D.J. Fontana

Born: March 15, 1931 in Shreveport, Louisiana

D.J. Fontana grew up in Shreveport, Louisiana. As a budding young drummer in the 1940s, he was influenced by the sounds of the big bands, Western swing, and early rhythm-and-blues artists like Louis Jordan. By the early 1950s, the country music world was starting to embrace the drumset, and D.J. found himself in the right place at the right time to become the first house drummer on the “Louisiana Hayride,” a weekly radio and, later, television program similar to Nashville’s “Grand Ole Opry.”

At the same time, Elvis Presley was fast outgrowing his situation at Sun Records, the pioneering rockabilly label run by visionary engineer/producer Sam Phillips. Already a regional sensation, Elvis and his rockabilly-style trio (which included guitarist Scotty Moore and upright “slap” bassist Bill Black) were on fire. However, they knew that in order to satisfy the ever-growing venues and the screaming crowds, they were going to need a drummer.

Elvis and company found their man in October 1954, while making a guest appearance on the “Louisiana Hayride.” Although it took about a year, Fontana was eventually added as a full-time band member. Now armed with a beefier sound, a new manager (Colonel Tom Parker), and a new record deal (with RCA, a much bigger label), Elvis began the ascent that by 1956 would make him the biggest star in the burgeoning world of rock’n’roll.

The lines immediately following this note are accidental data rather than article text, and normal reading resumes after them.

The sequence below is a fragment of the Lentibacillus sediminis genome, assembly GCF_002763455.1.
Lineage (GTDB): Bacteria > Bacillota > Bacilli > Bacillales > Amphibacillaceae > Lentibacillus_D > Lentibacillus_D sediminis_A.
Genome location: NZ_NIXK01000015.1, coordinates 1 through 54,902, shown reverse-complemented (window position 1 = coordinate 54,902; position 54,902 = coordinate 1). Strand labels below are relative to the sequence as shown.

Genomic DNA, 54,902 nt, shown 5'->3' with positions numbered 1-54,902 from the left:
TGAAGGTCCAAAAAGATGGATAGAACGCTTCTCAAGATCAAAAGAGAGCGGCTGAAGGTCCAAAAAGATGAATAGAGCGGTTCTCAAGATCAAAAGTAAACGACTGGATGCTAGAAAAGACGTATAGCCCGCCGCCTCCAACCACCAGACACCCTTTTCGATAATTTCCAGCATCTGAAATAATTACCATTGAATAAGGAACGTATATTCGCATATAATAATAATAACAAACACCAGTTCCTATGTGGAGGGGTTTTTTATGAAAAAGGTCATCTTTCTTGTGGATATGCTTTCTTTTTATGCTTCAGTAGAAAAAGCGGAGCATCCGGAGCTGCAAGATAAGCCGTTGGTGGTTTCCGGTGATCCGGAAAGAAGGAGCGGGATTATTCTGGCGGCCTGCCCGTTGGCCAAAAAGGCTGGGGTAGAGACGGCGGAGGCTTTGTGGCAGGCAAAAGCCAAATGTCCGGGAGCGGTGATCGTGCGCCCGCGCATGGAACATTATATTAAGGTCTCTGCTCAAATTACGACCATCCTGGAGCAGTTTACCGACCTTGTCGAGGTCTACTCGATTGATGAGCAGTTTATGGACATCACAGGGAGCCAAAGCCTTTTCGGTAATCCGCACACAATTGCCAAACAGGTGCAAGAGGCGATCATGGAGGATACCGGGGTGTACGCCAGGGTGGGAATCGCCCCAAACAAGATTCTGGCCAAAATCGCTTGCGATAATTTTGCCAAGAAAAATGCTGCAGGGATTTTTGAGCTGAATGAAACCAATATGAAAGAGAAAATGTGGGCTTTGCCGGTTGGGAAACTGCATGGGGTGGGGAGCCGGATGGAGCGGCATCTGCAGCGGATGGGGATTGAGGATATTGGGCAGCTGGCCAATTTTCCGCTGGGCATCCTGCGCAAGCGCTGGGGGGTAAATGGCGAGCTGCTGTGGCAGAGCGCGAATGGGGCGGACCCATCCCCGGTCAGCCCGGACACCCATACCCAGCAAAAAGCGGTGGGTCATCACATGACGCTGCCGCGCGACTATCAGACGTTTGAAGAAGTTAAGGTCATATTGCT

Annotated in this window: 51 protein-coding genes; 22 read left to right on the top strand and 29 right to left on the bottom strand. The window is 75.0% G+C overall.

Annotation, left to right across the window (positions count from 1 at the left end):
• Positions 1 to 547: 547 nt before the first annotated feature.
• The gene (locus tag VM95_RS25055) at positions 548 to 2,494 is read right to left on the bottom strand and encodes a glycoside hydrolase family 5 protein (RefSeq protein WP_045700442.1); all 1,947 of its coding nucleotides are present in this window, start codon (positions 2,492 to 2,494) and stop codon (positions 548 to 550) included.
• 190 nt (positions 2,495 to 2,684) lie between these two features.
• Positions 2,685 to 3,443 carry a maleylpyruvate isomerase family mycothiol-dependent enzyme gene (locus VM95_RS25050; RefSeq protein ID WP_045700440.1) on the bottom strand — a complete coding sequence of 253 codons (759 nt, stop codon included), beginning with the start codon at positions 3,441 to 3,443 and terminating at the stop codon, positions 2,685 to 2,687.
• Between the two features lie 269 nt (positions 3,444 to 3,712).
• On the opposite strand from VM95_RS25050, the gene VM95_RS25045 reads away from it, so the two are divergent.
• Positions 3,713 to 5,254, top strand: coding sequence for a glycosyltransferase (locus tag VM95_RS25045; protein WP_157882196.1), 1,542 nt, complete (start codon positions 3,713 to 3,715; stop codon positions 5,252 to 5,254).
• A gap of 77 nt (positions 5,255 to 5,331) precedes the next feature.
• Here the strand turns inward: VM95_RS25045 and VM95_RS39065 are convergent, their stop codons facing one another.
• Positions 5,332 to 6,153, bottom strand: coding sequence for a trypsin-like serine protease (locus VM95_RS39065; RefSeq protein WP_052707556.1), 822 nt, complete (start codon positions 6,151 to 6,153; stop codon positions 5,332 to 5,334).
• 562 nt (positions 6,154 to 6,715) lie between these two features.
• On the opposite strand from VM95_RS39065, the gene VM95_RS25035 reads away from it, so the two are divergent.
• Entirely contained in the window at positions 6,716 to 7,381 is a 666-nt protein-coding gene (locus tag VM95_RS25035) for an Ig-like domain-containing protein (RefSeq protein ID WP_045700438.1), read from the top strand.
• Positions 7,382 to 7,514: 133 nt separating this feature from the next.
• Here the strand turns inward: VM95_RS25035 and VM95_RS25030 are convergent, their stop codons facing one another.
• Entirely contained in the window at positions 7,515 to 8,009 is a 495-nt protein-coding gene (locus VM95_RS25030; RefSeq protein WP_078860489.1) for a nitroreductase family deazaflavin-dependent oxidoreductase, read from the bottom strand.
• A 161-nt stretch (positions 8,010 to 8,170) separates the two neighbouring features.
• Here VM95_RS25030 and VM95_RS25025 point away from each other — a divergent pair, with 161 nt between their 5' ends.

D.J. Fontana worked with Elvis throughout the rest of the ’50s, touring incessantly with “the King” and contributing innovative parts to his biggest hits, including “Hound Dog,” “Jailhouse Rock,” “Heartbreak Hotel,” and “Don’t Be Cruel.” In all, he would record 460 tracks with Elvis for RCA. When Elvis left the road and turned to moviemaking in the 1960s, D.J. came along for the ride, recording (along with Buddy Harman and sometimes Hal Blaine) the soundtracks to all of Elvis’ movies. He was also featured in the legendary televised event known as “The ’68 Comeback Special,” which marked Elvis’ return to live performance.

Although that show would prove to be D.J.’s last hurrah with Elvis, he graduated to a very busy schedule as a Nashville-based session man in the 1970s, working with a variety of artists including Paul McCartney, Ringo Starr, Johnny Cash, Dolly Parton, and Waylon Jennings. Since the 1980s he has been celebrated for his role as one of the King’s Men, recording all-star sessions with the likes of Keith Richards and Jeff Beck.